Starting last year, fast food restaurants in New York City were required to list the total calories of every item on the menu. The idea was to provide greater transparency for consumers so that they can make smarter choices. Has it worked? Professors at New York University and Yale have completed a study that shows that the labeling makes consumers think they’re being healthier, but in fact they’re ordering more total calories than before the law went into effect.
Back in January of 2007, we took a look at fast food and chain restaurant websites to see who was hiding their nutritional information and who was making it easy for consumers to find out what was in their favorite menu items. We found that some chains were offering a veritable buffet of information, while others either ignored the subject altogether or hid links to PDFs in the depths of their fine print. Because of this, inside, we’ve got a nutritional info report card of about 50 top fast food joints. We tell you whether they have the info online at all, provide nutritional info for all items, if it’s easy to locate, and whether they have allergen info. We also give an overall rating to the overall quality of the nutritional info, and provide direct links to the nutrition page or PDF.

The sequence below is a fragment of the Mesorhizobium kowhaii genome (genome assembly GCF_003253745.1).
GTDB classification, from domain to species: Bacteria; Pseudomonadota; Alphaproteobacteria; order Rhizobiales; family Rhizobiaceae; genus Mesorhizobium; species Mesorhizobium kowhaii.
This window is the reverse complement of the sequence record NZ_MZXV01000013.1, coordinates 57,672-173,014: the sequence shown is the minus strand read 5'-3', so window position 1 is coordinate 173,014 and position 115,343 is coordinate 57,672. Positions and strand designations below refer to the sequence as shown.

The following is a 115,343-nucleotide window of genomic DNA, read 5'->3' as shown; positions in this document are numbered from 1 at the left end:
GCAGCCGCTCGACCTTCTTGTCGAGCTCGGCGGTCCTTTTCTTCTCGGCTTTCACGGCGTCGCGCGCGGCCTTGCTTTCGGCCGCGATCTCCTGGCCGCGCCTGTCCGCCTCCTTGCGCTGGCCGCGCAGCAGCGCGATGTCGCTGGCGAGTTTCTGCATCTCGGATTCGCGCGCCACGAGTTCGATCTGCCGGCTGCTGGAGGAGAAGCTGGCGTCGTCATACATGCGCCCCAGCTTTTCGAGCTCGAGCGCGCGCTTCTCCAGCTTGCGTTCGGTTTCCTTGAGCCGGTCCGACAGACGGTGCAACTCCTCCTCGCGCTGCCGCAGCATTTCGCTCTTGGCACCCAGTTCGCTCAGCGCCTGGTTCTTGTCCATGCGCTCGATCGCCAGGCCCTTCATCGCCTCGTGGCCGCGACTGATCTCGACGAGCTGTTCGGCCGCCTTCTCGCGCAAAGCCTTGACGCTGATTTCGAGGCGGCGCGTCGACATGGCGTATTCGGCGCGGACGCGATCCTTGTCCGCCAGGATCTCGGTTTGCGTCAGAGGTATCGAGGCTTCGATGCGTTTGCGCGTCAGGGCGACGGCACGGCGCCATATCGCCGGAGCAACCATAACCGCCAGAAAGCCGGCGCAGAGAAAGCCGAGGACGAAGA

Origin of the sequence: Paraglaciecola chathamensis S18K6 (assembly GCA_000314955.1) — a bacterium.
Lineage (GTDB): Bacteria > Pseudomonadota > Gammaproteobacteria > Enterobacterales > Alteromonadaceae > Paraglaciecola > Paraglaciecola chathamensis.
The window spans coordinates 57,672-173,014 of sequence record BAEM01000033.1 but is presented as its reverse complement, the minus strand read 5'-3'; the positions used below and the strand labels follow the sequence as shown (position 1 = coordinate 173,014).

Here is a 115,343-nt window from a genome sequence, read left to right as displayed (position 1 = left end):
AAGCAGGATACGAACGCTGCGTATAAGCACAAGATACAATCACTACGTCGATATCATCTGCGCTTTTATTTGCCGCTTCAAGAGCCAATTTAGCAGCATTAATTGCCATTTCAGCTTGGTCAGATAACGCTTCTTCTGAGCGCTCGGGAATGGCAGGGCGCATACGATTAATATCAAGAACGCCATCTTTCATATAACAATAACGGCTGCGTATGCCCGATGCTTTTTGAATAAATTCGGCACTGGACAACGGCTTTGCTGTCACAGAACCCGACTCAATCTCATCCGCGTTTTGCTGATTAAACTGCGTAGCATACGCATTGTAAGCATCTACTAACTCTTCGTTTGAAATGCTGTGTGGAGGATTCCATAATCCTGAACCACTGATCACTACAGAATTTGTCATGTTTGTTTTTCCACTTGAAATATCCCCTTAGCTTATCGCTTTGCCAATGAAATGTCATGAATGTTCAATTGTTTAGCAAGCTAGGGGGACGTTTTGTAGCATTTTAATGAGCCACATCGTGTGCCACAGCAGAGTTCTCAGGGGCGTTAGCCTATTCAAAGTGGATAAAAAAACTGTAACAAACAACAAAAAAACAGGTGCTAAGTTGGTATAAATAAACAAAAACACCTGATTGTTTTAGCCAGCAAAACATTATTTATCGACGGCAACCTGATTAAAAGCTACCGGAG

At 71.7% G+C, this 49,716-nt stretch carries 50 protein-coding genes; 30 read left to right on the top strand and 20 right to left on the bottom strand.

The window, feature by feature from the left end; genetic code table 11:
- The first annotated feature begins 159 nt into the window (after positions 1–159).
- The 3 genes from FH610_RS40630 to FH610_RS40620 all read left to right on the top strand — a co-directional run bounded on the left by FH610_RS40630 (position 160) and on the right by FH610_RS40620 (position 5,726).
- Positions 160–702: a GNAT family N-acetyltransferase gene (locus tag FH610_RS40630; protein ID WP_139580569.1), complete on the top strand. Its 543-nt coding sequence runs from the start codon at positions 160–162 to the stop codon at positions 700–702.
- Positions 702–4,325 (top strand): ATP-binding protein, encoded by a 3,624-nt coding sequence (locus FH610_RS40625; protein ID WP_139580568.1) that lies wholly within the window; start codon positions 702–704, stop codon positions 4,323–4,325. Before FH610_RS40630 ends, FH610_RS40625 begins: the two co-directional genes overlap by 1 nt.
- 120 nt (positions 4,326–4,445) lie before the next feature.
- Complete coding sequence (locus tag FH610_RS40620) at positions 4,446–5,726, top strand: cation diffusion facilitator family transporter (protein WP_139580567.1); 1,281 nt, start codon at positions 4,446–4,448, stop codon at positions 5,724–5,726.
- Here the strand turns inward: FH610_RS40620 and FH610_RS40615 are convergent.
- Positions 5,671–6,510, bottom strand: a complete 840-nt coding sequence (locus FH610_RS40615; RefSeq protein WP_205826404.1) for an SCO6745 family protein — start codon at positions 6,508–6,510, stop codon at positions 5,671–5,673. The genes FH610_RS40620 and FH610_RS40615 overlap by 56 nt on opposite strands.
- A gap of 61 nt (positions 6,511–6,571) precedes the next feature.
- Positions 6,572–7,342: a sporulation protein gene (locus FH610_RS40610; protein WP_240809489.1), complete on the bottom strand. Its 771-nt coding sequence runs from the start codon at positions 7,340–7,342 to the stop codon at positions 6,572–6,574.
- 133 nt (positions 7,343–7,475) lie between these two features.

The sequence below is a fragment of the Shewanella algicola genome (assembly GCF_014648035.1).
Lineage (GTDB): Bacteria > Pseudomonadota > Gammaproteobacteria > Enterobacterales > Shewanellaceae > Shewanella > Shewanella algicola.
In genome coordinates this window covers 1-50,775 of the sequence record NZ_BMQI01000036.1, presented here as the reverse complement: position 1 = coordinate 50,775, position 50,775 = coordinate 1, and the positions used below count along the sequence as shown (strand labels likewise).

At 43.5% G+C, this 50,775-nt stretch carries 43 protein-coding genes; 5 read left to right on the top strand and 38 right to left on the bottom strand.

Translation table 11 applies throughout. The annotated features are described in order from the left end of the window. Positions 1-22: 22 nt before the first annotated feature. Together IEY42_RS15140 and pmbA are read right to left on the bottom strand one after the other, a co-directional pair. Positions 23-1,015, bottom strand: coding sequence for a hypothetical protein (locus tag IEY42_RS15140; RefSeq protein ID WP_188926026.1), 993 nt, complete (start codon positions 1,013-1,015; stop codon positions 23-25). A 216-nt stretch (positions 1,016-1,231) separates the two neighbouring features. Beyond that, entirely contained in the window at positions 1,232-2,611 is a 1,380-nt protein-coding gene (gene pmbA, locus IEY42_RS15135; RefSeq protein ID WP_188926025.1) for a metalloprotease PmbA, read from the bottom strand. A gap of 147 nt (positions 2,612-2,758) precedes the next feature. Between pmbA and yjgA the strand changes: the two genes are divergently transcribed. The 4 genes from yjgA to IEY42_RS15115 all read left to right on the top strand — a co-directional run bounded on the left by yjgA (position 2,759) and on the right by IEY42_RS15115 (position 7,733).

If you’d like fast food and chain restaurants to post calorie information on menus and menu boards, Jim Skinner, the CEO of McDonald’s thinks you’re a “naysayer” and a “CAVE person,” — meaning Citizens Against Virtually Everything, says theChicago Tribune.
At Quiznos, which regular sub, with cheese and dressing, has the most calories? ( surveys) The Center for Science in the Public Interest and the American Heart Association recently conducted a scientific poll (unlike the completely unscientific one above) in which they asked a sampling of…
San Francisco passed a resolution last week requiring chain restaurants to display calorie information on their menus, but the industry couldn’t care less. They will continue fattening us up like gingerbread cash-cows, regardless of whatever regulations pitiful municipalities hurl their way.
The New York City Board of Health will vote today on a new regulation requiring calories on menu boards in New York City. The former rule was shot down by a federal judge who ruled that the regulation’s criteria for determining which restaurants would be required to post calorie information on their menus was illegal.
60 minutes aired a lengthy report last night on the menu labeling controversy, and all the usual suspects were in attendance.
NYC just isn’t giving up. They’ve rewritten the menu labeling regulation so that rather than making the menu rules dependent on whether or not the restaurant was already supplying nutritional information, all restaurants with more than 15 locations nationally will be required to put calorie info on the menus. This change puts them in accordance with federal law.
The judge in New York City found that the city’s menu labeling regulation is preempted only in one, easily fixable way.
“Starbucks also said it plans to cut the number of different drinks on its menu, a move it hopes will help baristas get customers through the line more quickly.”
Don’t get your Juicy Raspberry in a twist over it, Seattlest reminds us of the Starbucks “secret menu” (you can order whatever you want and they have to make it for you) and the infinite possibilities it contains.